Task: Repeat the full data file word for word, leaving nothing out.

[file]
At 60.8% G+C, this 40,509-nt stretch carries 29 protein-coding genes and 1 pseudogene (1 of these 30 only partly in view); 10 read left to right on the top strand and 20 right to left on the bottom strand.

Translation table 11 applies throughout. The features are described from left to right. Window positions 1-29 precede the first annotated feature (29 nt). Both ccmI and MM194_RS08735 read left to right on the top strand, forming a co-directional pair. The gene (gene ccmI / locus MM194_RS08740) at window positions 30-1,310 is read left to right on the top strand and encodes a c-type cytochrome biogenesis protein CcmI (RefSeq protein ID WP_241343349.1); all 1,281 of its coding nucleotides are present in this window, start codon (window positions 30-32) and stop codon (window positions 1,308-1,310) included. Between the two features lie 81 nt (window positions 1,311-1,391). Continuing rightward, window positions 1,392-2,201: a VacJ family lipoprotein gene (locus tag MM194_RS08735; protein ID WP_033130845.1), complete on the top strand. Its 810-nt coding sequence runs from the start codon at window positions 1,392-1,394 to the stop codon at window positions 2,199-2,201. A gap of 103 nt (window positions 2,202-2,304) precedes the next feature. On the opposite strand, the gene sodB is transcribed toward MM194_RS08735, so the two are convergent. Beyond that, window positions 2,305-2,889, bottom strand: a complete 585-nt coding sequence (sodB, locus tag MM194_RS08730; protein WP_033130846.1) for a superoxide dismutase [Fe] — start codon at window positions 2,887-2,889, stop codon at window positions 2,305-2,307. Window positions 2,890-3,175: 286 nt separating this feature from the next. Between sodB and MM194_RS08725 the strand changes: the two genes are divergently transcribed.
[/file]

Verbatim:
At 60.8% G+C, this 40,509-nt stretch carries 29 protein-coding genes and 1 pseudogene (1 of these 30 only partly in view); 10 read left to right on the top strand and 20 right to left on the bottom strand.

Translation table 11 applies throughout. The features are described from left to right. Window positions 1-29 precede the first annotated feature (29 nt). Both ccmI and MM194_RS08735 read left to right on the top strand, forming a co-directional pair. The gene (gene ccmI / locus MM194_RS08740) at window positions 30-1,310 is read left to right on the top strand and encodes a c-type cytochrome biogenesis protein CcmI (RefSeq protein ID WP_241343349.1); all 1,281 of its coding nucleotides are present in this window, start codon (window positions 30-32) and stop codon (window positions 1,308-1,310) included. Between the two features lie 81 nt (window positions 1,311-1,391). Continuing rightward, window positions 1,392-2,201: a VacJ family lipoprotein gene (locus tag MM194_RS08735; protein ID WP_033130845.1), complete on the top strand. Its 810-nt coding sequence runs from the start codon at window positions 1,392-1,394 to the stop codon at window positions 2,199-2,201. A gap of 103 nt (window positions 2,202-2,304) precedes the next feature. On the opposite strand, the gene sodB is transcribed toward MM194_RS08735, so the two are convergent. Beyond that, window positions 2,305-2,889, bottom strand: a complete 585-nt coding sequence (sodB, locus tag MM194_RS08730; protein WP_033130846.1) for a superoxide dismutase [Fe] — start codon at window positions 2,887-2,889, stop codon at window positions 2,305-2,307. Window positions 2,890-3,175: 286 nt separating this feature from the next. Between sodB and MM194_RS08725 the strand changes: the two genes are divergently transcribed.